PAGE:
Roseville sits within three watersheds that are home to a network of creeks that flow through our community. Watersheds are the landscape area that drains to the creek. All land area is part of some watershed.

These many miles of stream tributaries are home to fish and wildlife as well as serve as a place for recreation and other beneficial uses – including fishing, walking, trail running and water for irrigation and drinking in some communities.

In nature, creeks are always changing with frequent flooding and changes in the shape and direction of the channel. Urban development limits those natural processes with activities such as increased hard surfaces like roads and rooftops, chemical management practices, and flood prevention to protect structures. Urban activity results in increased land and bank erosion, loss of wildlife habitat, and degraded water quality.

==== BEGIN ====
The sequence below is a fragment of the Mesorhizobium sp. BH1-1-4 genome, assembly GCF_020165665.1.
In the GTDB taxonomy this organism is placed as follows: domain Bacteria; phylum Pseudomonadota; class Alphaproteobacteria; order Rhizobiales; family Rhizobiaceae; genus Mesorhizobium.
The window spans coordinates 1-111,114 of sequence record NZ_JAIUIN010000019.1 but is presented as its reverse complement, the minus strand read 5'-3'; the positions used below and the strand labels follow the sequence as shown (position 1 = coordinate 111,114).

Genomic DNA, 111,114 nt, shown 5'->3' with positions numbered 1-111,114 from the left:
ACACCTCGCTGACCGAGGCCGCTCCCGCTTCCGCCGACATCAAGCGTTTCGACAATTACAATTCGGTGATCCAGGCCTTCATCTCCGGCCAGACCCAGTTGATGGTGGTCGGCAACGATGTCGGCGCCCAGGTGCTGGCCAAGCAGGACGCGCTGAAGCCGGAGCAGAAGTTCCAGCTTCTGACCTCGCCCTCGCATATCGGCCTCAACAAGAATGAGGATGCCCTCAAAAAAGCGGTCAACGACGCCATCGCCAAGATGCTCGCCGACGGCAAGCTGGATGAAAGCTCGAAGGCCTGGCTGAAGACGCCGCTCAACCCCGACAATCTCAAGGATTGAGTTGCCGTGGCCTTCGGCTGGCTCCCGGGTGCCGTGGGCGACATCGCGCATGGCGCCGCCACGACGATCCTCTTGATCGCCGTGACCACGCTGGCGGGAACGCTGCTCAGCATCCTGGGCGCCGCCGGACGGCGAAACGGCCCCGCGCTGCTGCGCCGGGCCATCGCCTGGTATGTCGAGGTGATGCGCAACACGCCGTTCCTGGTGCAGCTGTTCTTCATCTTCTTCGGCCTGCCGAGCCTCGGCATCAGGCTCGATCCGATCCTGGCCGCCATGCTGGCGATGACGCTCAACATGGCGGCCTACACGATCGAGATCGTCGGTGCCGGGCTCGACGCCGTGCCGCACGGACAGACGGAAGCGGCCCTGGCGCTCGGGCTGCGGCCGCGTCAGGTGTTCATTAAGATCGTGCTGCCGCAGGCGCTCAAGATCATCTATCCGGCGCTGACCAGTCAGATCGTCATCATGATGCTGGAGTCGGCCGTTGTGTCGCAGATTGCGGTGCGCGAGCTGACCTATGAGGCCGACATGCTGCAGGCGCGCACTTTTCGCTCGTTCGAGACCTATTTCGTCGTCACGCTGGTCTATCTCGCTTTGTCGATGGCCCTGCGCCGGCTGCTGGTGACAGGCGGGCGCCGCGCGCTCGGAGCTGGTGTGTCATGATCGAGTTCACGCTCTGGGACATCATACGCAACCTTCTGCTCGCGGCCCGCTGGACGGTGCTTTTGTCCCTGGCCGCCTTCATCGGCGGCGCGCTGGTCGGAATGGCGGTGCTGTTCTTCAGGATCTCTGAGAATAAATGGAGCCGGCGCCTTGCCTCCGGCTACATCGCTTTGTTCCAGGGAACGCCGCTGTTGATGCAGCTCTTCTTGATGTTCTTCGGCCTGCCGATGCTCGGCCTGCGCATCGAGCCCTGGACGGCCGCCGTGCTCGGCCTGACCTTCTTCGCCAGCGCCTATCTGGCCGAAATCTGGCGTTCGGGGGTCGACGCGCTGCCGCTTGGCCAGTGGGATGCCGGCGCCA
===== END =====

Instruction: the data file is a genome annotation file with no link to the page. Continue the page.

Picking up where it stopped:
Over the years, we’ve secured grant funding to restore portions of Roseville’s creek system to improve habitat for fish species, flood control, water quality, and stabilize creek banks lost as a result of erosion.

The goal of this restoration was to reestablish the ecosystem’s structure and function to a state that is more reflective of nature. In other words, helping the water flow more naturally – and in some cases slowly to reduce erosion – and providing needed area for fish species, like salmon, to spawn.